The Boise Rescue Mission is experiencing a financial crisis. The Christian organization’s leaders say it’s not because of lack of generosity from the community.
The Rescue Mission has two homeless shelters in Boise and two in Nampa. Holiday contributions are important for keeping those shelters open. And direct mailing is the key to bringing that money in. So when a piece of holiday mail just didn’t get sent last year, CEO Bill Roscoe says the mission was hit hard.
Roscoe says a mailing contractor in another state went bankrupt and closed without telling its clients.
“They simply locked the doors of their shop and left,” Roscoe says. “And our mail, along with hundreds of other nonprofit agencies', was sitting in there on the table. That caused us to have a large deficit where we expect really good income October, November, December.”
Roscoe says that deficit has dogged the mission all year and amounts to a $350,000 shortfall. He says if the mission can’t close its budget gap soon, it will have to go into debt to continue to provide services for homeless men, women and children.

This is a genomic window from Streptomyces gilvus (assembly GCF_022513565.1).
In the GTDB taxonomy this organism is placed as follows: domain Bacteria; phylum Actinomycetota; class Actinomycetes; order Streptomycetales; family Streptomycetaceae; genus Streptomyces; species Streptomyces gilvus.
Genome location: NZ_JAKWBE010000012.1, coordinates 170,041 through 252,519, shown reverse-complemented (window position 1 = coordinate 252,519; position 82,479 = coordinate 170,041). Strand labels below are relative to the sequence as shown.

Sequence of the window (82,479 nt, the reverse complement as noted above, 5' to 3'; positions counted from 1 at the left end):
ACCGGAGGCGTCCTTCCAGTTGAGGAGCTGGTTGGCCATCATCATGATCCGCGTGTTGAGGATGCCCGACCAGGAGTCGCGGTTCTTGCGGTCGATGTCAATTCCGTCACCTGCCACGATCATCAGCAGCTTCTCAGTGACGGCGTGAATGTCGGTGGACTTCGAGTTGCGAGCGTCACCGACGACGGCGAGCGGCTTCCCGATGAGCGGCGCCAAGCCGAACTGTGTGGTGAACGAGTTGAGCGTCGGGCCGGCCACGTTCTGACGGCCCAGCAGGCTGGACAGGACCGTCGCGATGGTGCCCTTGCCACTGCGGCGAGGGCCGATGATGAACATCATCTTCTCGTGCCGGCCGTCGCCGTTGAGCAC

“There’s no way that we’re not going to serve these people,” Roscoe says. “We’ve made a commitment to them and to our community and we’re going to keep that. We hope that we won’t have to borrow any money but we’ll weather the storm one way or the other.”
Roscoe calls the Treasure Valley the most generous place in the world. He says he has faith the community will help now just as they would have last year if the mailer had gone out.
The Boise Rescue Mission has sometimes drawn criticism from homeless people and homeless advocates for its strict rules for guests and its emphasis on religious proselytizing. But it’s the largest provider of emergency shelter in the Treasure Valley. Its other areas of emphasis include transitioning homeless veterans into full-time housing and employment, helping women and children get out of violent home lives as well as faith-based addiction recovery.
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